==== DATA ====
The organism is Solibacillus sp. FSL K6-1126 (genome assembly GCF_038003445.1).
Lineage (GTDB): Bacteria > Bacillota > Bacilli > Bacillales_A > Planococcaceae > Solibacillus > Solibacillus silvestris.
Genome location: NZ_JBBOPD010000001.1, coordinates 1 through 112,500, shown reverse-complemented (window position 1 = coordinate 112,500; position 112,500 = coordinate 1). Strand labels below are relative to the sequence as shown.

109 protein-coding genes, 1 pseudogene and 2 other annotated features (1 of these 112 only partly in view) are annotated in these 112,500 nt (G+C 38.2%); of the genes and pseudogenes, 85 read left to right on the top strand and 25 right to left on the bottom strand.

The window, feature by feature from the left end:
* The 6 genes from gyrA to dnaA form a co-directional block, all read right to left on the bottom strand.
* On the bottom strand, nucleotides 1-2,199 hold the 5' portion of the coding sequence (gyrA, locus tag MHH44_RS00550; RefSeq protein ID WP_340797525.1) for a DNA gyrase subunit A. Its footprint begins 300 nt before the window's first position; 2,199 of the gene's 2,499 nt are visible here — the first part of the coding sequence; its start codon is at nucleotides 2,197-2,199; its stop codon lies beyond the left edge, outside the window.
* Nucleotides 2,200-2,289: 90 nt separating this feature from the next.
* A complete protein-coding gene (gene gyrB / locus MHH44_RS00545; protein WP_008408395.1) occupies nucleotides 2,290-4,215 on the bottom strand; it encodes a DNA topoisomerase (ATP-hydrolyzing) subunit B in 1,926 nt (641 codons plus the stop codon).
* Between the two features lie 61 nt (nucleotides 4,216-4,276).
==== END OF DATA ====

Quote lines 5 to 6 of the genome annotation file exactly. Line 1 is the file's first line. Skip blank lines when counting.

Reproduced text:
The window, feature by feature from the left end:
* The 6 genes from gyrA to dnaA form a co-directional block, all read right to left on the bottom strand.